I've been fooling around with a recipe from the Australian Thermomix board posted by an energetic woman from Spain. She's calls it Yogurt Bread and it is all purpose and rye flour based. I've adapted it to use whole wheat, all purpose and some grains that I've flaked with my flaker. I included some sunflower seeds and topped with flaked cereals, sunflower seeds and sesame.

Makes a tasty loaf.

Kerry, did you make this all in a Thermomix, except the bake ?

/yup - ground the hard wheat to make the whole wheat flour - bunged in everything else - kneaded 6 minutes. Let rise in machine. Used fresh yeast. Less than 2 hours start to finish.

#79 Aloha Steve

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Posted 29 January 2010 - 12:17 PM



I've been fooling around with a recipe from the Australian Thermomix board posted by an energetic woman from Spain. She's calls it Yogurt Bread and it is all purpose and rye flour based. I've adapted it to use whole wheat, all purpose and some grains that I've flaked with my flaker. I included some sunflower seeds and topped with flaked cereals, sunflower seeds and sesame.

Makes a tasty loaf.

Kerry, did you make this all in a Thermomix, except the bake ?

/yup - ground the hard wheat to make the whole wheat flour - bunged in everything else - kneaded 6 minutes. Let rise in machine. Used fresh yeast. Less than 2 hours start to finish.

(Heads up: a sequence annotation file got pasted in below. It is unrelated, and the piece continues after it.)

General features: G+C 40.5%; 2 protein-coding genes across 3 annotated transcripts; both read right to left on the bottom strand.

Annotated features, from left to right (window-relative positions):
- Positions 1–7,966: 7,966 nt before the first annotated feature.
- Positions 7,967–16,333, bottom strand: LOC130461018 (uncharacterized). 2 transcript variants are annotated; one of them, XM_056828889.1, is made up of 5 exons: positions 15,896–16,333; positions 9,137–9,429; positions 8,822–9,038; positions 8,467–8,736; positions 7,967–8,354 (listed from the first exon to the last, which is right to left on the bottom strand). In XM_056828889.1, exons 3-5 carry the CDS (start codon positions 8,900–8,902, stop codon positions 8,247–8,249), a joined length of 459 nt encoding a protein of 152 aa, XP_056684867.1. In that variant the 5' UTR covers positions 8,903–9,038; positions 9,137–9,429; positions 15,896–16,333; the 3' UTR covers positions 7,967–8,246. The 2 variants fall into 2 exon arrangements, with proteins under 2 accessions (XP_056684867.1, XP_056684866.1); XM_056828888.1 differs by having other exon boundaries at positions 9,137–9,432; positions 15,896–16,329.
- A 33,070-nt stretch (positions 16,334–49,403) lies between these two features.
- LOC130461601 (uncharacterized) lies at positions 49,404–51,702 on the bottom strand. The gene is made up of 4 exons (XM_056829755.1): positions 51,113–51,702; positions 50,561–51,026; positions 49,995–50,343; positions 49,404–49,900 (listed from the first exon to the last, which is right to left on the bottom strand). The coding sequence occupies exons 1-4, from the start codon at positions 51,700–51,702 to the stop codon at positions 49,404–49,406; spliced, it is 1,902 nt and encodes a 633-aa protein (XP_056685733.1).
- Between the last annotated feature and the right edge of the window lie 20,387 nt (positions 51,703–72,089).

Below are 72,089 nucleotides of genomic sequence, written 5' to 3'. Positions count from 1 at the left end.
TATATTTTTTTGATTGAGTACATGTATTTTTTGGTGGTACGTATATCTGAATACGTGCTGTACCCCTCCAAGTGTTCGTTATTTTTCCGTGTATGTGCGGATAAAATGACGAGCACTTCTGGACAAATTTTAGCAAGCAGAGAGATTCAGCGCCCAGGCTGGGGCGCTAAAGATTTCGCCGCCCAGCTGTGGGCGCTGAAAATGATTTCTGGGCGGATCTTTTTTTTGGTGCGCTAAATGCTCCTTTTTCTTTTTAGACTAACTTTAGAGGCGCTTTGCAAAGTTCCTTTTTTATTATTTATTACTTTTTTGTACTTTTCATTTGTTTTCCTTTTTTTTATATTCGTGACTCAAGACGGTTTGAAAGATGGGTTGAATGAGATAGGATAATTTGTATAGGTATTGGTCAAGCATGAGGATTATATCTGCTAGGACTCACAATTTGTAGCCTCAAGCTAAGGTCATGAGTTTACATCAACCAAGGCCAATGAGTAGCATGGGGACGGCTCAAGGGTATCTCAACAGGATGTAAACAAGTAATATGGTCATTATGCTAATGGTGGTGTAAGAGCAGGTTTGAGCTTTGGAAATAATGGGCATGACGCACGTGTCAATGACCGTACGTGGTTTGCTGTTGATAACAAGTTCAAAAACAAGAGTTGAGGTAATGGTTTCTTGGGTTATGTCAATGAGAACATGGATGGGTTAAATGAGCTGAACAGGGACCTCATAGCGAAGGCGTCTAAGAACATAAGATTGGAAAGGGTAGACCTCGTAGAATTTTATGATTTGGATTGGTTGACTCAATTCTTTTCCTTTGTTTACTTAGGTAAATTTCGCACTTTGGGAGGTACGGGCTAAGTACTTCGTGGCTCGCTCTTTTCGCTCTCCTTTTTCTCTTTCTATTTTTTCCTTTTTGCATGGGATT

Holy Mackerel, reason number 37 to get one of these contraptions! :cool:
[size="1"] edited for grammar & spelling. I do it 95% of my posts so I'll state it here. :)[/size]

[size="3"]"I have never developed indigestion from eating my words."-- Winston Churchill[/size]
[size="4"]Talk doesn't cook rice. ~ Chinese Proverb[/size]

#80 Ciao Ling

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Posted 30 January 2010 - 05:59 AM

A great thread. It stimulated to get my hands into some dough again. For convenience, I tried the master boule from Artisan Bread in 5 mins for the first time. It was OK but I did not like the crumb. I then moved back to the Lahey no-knead which I have done many times. That was much better, but like anything else, sometimes it doesn't get you what you crave. I cracked open Maggie Glezer's Artisan Baking and made the Acme baguettes which add both a poolish and scrap dough into the recipe. Now I am getting somewhere.

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#81 franktex

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Posted 30 January 2010 - 09:26 AM

This might be a dumb question, but some bread recipes call for butter at room temp(Brioche/Challah). Why can't I just melt the butter to liquid? It seems like it would mix in better instead of room temp?
Frank in Austin

#82 MikeJ

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Posted 31 January 2010 - 03:24 AM

Standard white sourdough (10% rye) boule and, I guess, batard.

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#83 MikeJ

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Posted 31 January 2010 - 06:53 AM

Also, from a few weeks ago now: standard white sourdough (left), Hamelman's sourdough seed bread (right).